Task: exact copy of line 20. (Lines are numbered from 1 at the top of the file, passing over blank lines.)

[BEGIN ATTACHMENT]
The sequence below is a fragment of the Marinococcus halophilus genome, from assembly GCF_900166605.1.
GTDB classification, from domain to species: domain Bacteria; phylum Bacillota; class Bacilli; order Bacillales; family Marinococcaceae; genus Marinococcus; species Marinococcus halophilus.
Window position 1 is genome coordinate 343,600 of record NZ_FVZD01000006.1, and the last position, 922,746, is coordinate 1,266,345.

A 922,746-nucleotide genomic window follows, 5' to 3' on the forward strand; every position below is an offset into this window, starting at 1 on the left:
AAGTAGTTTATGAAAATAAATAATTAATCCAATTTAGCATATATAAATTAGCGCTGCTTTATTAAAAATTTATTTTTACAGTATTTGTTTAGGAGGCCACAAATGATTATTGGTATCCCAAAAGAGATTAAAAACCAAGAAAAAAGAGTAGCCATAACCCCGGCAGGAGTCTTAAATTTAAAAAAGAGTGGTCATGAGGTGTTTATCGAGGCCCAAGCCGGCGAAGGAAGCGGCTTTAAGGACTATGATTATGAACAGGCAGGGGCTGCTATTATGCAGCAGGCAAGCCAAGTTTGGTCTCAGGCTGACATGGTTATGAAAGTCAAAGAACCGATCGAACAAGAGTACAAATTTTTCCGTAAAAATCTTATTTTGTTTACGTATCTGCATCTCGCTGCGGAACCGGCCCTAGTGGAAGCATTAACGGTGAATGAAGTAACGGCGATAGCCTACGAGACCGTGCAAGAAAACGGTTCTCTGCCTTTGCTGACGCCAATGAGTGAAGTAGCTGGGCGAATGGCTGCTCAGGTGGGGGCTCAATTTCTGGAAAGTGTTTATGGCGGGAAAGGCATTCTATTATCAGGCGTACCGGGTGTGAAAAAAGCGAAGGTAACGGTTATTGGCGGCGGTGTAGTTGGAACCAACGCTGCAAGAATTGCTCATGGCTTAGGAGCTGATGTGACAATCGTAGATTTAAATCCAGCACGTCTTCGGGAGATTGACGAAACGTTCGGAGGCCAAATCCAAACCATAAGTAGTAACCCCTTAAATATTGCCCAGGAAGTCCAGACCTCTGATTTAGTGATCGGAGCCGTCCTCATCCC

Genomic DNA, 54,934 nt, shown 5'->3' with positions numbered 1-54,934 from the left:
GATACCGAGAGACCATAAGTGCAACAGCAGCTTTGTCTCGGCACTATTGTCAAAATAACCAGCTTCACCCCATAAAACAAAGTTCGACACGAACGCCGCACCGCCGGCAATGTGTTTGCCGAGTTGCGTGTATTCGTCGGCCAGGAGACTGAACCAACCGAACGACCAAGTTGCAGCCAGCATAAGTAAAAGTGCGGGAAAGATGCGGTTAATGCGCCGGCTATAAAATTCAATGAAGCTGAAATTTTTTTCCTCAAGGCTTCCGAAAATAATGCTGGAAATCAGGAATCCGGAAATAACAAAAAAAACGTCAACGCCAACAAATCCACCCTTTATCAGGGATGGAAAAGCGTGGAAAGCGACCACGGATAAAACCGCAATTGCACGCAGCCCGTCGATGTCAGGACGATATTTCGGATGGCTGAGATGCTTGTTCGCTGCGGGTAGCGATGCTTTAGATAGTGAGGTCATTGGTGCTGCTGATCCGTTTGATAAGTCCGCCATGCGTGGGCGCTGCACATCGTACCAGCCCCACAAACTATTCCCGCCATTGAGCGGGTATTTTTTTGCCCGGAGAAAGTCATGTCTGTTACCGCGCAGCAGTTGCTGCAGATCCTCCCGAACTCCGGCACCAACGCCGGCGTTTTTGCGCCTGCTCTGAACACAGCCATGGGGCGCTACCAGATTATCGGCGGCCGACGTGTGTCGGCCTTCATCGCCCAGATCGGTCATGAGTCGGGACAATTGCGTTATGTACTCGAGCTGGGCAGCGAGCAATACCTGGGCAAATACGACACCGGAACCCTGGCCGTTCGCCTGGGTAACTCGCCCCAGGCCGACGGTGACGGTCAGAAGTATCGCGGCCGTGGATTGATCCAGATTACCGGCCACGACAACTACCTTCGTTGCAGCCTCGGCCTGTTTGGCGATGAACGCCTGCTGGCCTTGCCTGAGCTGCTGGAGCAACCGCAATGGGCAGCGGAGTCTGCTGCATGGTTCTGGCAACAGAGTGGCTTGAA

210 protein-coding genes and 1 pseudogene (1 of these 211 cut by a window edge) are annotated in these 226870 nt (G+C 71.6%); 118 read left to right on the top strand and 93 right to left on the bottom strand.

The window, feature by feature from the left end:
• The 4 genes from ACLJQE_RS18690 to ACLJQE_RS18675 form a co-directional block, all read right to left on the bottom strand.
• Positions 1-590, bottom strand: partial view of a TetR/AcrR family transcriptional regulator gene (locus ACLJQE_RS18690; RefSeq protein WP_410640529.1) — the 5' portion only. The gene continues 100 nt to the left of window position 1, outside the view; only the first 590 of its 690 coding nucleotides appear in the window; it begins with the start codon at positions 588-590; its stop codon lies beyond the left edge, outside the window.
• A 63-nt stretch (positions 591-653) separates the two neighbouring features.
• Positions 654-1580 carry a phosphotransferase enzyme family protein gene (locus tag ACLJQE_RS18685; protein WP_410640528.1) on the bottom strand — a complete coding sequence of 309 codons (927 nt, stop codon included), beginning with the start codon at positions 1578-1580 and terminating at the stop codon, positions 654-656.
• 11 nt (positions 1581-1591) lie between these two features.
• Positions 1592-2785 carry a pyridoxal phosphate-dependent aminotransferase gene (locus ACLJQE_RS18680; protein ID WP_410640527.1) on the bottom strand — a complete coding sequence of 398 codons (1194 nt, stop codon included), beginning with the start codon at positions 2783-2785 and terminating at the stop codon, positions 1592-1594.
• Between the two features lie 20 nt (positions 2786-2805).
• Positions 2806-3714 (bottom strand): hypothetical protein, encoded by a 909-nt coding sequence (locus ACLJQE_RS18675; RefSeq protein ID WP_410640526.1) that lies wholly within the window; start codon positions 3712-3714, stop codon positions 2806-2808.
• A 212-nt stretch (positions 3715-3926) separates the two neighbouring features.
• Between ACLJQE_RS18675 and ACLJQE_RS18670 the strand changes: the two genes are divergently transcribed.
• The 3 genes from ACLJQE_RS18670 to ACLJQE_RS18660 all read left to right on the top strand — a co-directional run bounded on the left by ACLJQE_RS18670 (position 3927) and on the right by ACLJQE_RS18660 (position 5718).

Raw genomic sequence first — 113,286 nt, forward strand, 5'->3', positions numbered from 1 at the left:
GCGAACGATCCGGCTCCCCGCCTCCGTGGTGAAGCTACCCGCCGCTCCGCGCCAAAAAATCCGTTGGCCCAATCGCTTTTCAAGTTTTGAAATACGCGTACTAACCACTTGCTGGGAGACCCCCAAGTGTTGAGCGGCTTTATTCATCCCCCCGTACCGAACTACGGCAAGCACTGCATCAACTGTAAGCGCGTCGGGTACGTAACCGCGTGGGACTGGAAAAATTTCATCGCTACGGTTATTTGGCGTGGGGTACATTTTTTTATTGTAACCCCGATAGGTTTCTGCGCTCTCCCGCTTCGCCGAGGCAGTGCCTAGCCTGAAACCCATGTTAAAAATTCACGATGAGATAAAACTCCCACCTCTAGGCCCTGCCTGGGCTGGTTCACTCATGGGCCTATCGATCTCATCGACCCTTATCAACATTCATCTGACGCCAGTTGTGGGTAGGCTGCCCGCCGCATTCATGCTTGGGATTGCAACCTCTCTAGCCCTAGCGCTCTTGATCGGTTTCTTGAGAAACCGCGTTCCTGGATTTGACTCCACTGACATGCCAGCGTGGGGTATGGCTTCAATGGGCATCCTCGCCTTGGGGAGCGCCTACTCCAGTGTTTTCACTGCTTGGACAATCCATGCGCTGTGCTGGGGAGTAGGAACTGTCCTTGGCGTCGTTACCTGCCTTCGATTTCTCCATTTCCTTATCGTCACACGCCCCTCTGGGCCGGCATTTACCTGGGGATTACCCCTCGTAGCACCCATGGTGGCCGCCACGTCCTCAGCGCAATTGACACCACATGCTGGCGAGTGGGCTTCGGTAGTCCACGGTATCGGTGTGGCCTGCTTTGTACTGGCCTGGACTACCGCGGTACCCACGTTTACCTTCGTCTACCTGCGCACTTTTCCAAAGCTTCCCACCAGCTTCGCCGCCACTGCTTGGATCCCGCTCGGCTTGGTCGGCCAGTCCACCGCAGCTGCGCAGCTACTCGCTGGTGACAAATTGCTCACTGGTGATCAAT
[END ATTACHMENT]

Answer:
• The 3 genes from ACLJQE_RS18670 to ACLJQE_RS18660 all read left to right on the top strand — a co-directional run bounded on the left by ACLJQE_RS18670 (position 3927) and on the right by ACLJQE_RS18660 (position 5718).